The independent resource on global security

7. Russia and its neighbourhood: conflict developments and settlement efforts




In 1994, alongside the continuing conflict-generating trends in the independent
states of the former Soviet Union (FSU), there were modest signs of
stabilization and successful conflict management. The hostilities in some
conflict areas stopped; negotiations brought certain positive (if modest)
results; and relations between the states were less troubled than in the
first years of their independence.

The positive record of 1994 includes the completion of Russia's troop
withdrawals from the Baltic states, the playing down of the most serious
tensions in the Commonwealth of Independent States (CIS) and its more
business-like pattern of operation, and the negotiations that were held on a
number of conflicts in the FSU. For most of the year domestic developments in
Russia were less explosive than in the recent past, although there were clear
signs that the stabilization was only superficial.

However, there remains the risk of serious domestic crises within and tensions
between the former Soviet republics, the situation in and the policies of
Russia being the most important factors. The war in Chechnya was the most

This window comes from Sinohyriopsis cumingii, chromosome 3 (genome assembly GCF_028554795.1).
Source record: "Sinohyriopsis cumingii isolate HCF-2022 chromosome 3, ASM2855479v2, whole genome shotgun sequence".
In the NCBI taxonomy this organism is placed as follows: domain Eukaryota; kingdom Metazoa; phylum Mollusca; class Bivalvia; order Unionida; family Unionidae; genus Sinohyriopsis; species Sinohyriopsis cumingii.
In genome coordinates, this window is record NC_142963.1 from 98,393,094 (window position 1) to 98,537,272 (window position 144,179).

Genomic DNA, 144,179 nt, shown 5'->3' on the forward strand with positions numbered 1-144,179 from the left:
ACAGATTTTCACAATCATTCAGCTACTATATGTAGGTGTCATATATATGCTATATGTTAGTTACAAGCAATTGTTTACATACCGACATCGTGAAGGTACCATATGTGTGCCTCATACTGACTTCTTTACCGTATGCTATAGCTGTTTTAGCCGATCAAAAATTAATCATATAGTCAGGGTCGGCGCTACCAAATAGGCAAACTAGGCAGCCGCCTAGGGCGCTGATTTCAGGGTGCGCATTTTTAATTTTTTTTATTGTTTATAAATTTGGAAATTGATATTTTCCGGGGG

dramatic culmination of the crises in 1994, significantly spoiling the overall
record of the year and drastically changing the overall climate both in and
around Russia. The conflict in the North Caucasus could serve as a catalyst to
the many negative domestic trends. Independent public opinion has also become
more outspoken, however, and the Kremlin may become increasingly interested in
neutralizing its failures and manifesting the continuity of Russia's reformist

Four of the eight major FSU conflict or conflict-prone regions are located in
the Caucasus (Chechnya, Abkhazia, South Ossetia and Nagorno-Karabakh), three in
the European part of the FSU (the Trans-Dniester region, the Baltic states and
the Crimea), and one in Central Asia (Tajikistan). Russia has been involved in
all of them, either as a party to the conflict or as an external `pacifier'.
Russian peacekeeping forces have operated in South Ossetia, the Trans-Dniester
region, Abkhazia and Tajikistan and are being negotiated for deployment in
Nagorno-Karabakh. The conflict-management efforts of international
organizations have developed in all these regions (although in some cases, as
in the Crimea, they did not go beyond low-profile representation). The cautious
and mainly symbolic activities of the Conference on Security and Co-operation
in Europe (CSCE) in Chechnya are the first case in which Russia has accepted
international involvement in a domestic Russian conflict.

In 1994 the CIS continued as an institutional infrastructure providing for
multilateral interaction between the new independent states. With the
evaporation of both the initial illusions and the initial scepticism about the
CIS, the participating states seem to proceed from the assumption that it could
play a useful albeit limited role in organizing their mutual relations.
However, most of the over 400 multilateral documents adopted remain on paper.
The CIS states seem to accept both the `variable geometry' approach (with a
limited number of participants in specific projects) and the bilateral
cooperation approach as more practical and reliable.